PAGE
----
Lights Out

On July 13th, 1977,  lightning struck an electricity transmission line in New York City, causing the line’s automatic circuit breaker to kick in. The electricity from the affected line was diverted to another line. This was fairly normal and everything was fine—until a second bolt of lightning struck.

Electric lines started turning themselves off. As more and more lines failed, the whole system faltered. Eventually, the largest power generator in the area, known as Big Allis, shut down.

And then all of New York City went dark.

Big Allis. Credit: Harald Kleims

On that evening, DJ Grandmaster Caz, a Bronx native, and his DJ partner Disco Wiz were spinning records in a park. They had their sound system plugged into a lamppost. Caz recalls the evening: “The record just started slowing down, you know what I mean? So, quite naturally, we thought, it was us. We thought we had drained too much power and we shorted out the electricity. So we’re frantic, we’re looking around, we’re checking buttons, were checking switches, we’re seeing what’s up.”

Grandmaster Caz. Credit: Delaney Hall

But Caz and Wiz hadn’t shorted out the electricity. New York was in the middle of a city-wide blackout — with power failing in all five boroughs — and pretty soon, things started to get tense. As Caz recalls, “The stores started to close. Like the local bodegas on each corner — we would hear the gates slamming down. It was like they knew what was happening, they knew what was going on, they was like, ‘we closing up now.'”

In 1977, New York City was in dire financial straits.  A couple of years prior, in 1975, the city had turned to the federal government for a bailout. President Gerald Ford’s response was a resounding “no,” prompting the New York Daily News to run the now-famous headline:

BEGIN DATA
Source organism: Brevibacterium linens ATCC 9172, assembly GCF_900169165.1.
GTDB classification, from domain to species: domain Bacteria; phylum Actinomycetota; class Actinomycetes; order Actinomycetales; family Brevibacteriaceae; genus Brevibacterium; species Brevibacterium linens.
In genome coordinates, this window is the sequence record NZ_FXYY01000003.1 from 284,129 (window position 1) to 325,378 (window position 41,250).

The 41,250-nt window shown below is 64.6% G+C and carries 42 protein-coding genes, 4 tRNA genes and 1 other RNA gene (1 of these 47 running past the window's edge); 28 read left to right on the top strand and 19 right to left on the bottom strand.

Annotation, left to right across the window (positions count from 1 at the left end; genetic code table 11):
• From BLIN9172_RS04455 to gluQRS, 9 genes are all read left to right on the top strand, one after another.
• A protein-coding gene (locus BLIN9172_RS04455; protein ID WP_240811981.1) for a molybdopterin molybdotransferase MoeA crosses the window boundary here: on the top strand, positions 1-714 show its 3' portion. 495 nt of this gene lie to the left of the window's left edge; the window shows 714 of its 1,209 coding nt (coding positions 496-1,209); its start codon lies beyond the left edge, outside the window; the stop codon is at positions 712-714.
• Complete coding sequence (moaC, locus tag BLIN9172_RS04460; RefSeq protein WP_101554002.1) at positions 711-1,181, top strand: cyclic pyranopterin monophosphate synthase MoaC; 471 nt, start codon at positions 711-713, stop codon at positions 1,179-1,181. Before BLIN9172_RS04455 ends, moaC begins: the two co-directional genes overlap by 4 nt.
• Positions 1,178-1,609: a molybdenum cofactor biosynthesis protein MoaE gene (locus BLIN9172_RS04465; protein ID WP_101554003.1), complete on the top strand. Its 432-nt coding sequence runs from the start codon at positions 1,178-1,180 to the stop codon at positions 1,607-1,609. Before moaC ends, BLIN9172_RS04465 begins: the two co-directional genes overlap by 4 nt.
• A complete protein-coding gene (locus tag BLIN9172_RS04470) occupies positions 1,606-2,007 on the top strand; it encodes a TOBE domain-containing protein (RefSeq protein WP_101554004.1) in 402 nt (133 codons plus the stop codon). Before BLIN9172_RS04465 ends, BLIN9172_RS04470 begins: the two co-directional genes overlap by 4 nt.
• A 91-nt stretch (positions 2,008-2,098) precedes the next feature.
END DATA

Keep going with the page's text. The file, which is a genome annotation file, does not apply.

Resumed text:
New York Daily News, 30 October 1975. Courtesy of Wikimedia Commons

Ford never actually told New York to “drop dead,” but that’s how a lot of New Yorkers felt.  And in the Bronx, people felt even more abandoned. Public programs had been cut, arson was rampant, and poverty was rife. The neighborhood was full of abandoned and burned-down buildings—just do a Google image search for “The Bronx 1970s.”

Joe Schloss, who researches hip hop culture at City University of New York said of the city in 1977, “It was like a powder keg. All it took was something to push it over the edge.”

New York had experienced blackouts before — there was a major outage in 1965 during which New Yorkers stayed mostly calm — but in 1977 the city experienced widespread looting.

“It was chaos that night,” says Grandmaster Caz. “And it was exciting afterwards. But while it was going on, it was scary.”

But Caz also believes that the 1977 blackout may have accelerated the growing hip hop movement, which was just beginning to put down roots in the Bronx. His theory: the looting that occurred during the blackout enabled people who couldn’t afford turntables and mixers to become DJs.

Caz says that he himself even stole new equipment that night. “I went right to the place where I bought my first set of DJ equipment, and I went and got me a mixer out of there.” He continues, “after the blackout, all this new wealth…was found by people and they just — opportunity sprang from that. And you could see the differences before the blackout and after.”

Caz’s theory — that the hip hop movement was catalyzed by the 1977 blackout — can’t really be confirmed. Joe Schloss, the hip hop researcher form City University buys it, with a caveat. “I think it’s true, but I think it’s also important to keep in mind that basically, hip hop history is an oral history at this point, and that it’s all mythology in some sense — the true stories as well as the false stories.”



Producer Delaney Hall spoke with Grandmaster Caz, Joe Schloss, and Lloyd Ultan, and 99% Invisible’s Katie Mingle spoke with Phillip Schewe for this story. It was adapted from a piece commissioned by In The Dark — a collaborative project between a new generation of radio producers and radio enthusiasts.